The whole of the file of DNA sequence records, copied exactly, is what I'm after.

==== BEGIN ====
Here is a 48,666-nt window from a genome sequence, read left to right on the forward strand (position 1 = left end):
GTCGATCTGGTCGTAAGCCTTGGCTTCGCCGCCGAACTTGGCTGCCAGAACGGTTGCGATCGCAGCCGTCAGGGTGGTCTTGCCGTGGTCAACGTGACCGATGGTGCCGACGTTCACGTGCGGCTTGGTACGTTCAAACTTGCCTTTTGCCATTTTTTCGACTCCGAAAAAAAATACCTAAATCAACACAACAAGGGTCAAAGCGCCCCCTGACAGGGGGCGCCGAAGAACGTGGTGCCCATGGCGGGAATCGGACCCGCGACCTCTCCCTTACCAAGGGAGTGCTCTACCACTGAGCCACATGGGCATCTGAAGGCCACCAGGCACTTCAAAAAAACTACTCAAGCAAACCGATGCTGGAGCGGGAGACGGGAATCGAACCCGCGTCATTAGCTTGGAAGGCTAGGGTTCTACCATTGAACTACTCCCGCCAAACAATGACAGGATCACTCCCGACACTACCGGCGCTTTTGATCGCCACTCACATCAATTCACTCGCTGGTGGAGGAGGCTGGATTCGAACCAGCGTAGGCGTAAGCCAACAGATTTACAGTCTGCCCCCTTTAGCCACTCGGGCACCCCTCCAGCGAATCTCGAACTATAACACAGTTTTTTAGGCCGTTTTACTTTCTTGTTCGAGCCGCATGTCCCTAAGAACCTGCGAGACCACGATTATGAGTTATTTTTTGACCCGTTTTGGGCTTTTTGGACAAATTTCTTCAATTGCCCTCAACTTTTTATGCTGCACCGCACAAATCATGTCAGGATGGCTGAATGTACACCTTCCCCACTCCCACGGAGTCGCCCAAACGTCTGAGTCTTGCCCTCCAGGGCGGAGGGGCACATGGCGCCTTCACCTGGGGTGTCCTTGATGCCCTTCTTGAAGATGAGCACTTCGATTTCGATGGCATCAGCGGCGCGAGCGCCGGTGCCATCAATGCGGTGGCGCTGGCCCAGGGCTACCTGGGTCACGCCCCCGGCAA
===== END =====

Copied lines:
Here is a 48,666-nt window from a genome sequence, read left to right on the forward strand (position 1 = left end):
GTCGATCTGGTCGTAAGCCTTGGCTTCGCCGCCGAACTTGGCTGCCAGAACGGTTGCGATCGCAGCCGTCAGGGTGGTCTTGCCGTGGTCAACGTGACCGATGGTGCCGACGTTCACGTGCGGCTTGGTACGTTCAAACTTGCCTTTTGCCATTTTTTCGACTCCGAAAAAAAATACCTAAATCAACACAACAAGGGTCAAAGCGCCCCCTGACAGGGGGCGCCGAAGAACGTGGTGCCCATGGCGGGAATCGGACCCGCGACCTCTCCCTTACCAAGGGAGTGCTCTACCACTGAGCCACATGGGCATCTGAAGGCCACCAGGCACTTCAAAAAAACTACTCAAGCAAACCGATGCTGGAGCGGGAGACGGGAATCGAACCCGCGTCATTAGCTTGGAAGGCTAGGGTTCTACCATTGAACTACTCCCGCCAAACAATGACAGGATCACTCCCGACACTACCGGCGCTTTTGATCGCCACTCACATCAATTCACTCGCTGGTGGAGGAGGCTGGATTCGAACCAGCGTAGGCGTAAGCCAACAGATTTACAGTCTGCCCCCTTTAGCCACTCGGGCACCCCTCCAGCGAATCTCGAACTATAACACAGTTTTTTAGGCCGTTTTACTTTCTTGTTCGAGCCGCATGTCCCTAAGAACCTGCGAGACCACGATTATGAGTTATTTTTTGACCCGTTTTGGGCTTTTTGGACAAATTTCTTCAATTGCCCTCAACTTTTTATGCTGCACCGCACAAATCATGTCAGGATGGCTGAATGTACACCTTCCCCACTCCCACGGAGTCGCCCAAACGTCTGAGTCTTGCCCTCCAGGGCGGAGGGGCACATGGCGCCTTCACCTGGGGTGTCCTTGATGCCCTTCTTGAAGATGAGCACTTCGATTTCGATGGCATCAGCGGCGCGAGCGCCGGTGCCATCAATGCGGTGGCGCTGGCCCAGGGCTACCTGGGTCACGCCCCCGGCAA